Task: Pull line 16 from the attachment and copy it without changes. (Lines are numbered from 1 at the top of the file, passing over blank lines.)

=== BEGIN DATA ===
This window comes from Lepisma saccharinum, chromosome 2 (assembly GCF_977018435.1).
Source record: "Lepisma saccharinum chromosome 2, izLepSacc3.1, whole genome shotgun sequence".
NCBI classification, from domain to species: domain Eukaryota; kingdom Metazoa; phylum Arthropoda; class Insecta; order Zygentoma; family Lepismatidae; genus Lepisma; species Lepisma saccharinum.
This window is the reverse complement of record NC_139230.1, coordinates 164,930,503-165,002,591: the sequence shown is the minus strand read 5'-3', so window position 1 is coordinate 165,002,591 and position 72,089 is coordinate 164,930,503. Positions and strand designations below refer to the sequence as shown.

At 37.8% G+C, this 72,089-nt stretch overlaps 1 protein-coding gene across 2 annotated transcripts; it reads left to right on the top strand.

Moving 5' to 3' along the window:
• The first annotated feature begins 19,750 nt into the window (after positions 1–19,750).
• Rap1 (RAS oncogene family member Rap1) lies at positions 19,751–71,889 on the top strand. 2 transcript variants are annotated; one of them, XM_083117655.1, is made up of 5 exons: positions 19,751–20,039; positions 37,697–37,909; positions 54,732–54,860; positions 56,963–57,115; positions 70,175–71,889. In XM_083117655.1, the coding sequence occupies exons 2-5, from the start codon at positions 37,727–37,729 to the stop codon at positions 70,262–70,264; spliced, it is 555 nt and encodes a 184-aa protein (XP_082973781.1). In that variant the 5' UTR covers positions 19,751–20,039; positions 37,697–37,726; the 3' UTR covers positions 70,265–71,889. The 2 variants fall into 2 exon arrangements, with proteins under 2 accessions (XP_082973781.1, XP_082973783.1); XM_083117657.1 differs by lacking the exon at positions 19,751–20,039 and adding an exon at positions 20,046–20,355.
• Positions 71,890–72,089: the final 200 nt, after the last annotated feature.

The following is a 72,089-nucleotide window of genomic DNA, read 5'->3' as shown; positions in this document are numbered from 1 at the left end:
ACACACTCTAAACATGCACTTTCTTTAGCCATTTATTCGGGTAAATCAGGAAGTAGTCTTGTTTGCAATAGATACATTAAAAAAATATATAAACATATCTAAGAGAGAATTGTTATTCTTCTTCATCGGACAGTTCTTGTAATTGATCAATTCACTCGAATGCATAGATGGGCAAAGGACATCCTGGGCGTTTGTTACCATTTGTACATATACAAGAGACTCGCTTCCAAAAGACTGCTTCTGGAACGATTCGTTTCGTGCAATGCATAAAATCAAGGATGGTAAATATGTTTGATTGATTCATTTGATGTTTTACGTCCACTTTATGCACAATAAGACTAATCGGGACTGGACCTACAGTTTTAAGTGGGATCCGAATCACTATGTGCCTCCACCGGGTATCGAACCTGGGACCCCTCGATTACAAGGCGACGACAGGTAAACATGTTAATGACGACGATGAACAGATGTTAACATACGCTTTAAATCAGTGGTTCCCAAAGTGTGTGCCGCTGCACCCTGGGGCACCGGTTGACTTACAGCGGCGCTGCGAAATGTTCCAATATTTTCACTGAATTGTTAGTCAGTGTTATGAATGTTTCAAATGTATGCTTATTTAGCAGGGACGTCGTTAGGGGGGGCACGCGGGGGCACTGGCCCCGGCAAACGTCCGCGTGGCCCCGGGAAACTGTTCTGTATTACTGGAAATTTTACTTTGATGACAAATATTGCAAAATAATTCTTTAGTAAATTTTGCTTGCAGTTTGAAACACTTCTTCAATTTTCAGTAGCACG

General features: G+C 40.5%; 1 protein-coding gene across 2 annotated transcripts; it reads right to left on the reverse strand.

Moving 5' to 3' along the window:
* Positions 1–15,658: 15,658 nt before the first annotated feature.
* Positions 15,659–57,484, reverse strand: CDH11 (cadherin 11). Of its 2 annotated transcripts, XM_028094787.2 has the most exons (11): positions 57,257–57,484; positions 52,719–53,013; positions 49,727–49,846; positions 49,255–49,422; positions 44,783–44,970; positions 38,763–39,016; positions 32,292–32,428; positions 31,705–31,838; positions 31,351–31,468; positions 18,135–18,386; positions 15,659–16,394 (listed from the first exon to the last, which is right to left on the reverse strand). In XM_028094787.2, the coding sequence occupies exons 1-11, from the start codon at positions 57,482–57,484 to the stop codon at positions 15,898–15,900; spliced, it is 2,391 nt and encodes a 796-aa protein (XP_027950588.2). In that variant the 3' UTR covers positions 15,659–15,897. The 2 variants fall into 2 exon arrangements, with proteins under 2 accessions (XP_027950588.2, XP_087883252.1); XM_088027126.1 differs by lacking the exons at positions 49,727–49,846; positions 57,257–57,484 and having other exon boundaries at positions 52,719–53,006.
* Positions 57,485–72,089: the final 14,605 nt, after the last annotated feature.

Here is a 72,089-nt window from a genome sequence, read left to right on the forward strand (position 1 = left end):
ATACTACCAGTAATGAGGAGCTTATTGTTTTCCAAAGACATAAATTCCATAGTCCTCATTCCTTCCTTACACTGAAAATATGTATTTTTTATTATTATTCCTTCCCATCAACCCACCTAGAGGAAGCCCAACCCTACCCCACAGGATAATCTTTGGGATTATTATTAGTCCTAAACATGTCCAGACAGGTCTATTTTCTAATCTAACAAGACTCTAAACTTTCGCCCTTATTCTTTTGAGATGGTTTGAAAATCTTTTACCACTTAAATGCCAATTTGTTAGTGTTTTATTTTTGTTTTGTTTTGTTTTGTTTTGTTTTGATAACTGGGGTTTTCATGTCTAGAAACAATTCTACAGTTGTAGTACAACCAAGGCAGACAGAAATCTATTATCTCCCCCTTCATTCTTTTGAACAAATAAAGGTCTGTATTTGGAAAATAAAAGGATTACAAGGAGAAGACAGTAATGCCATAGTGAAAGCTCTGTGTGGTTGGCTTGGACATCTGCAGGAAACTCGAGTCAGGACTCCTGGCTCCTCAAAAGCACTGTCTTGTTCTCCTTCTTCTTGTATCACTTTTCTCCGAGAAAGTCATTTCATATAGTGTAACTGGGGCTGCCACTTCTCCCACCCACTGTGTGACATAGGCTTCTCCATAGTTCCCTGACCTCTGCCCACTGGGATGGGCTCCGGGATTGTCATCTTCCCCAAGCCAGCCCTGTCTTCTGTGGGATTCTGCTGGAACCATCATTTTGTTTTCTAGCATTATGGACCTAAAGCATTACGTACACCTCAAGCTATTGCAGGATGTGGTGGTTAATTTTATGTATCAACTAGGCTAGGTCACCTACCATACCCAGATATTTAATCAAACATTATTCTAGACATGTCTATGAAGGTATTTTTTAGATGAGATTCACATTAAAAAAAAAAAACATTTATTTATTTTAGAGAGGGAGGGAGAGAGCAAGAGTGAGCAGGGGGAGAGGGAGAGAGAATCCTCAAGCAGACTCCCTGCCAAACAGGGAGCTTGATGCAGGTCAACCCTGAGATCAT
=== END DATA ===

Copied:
* Positions 57,485–72,089: the final 14,605 nt, after the last annotated feature.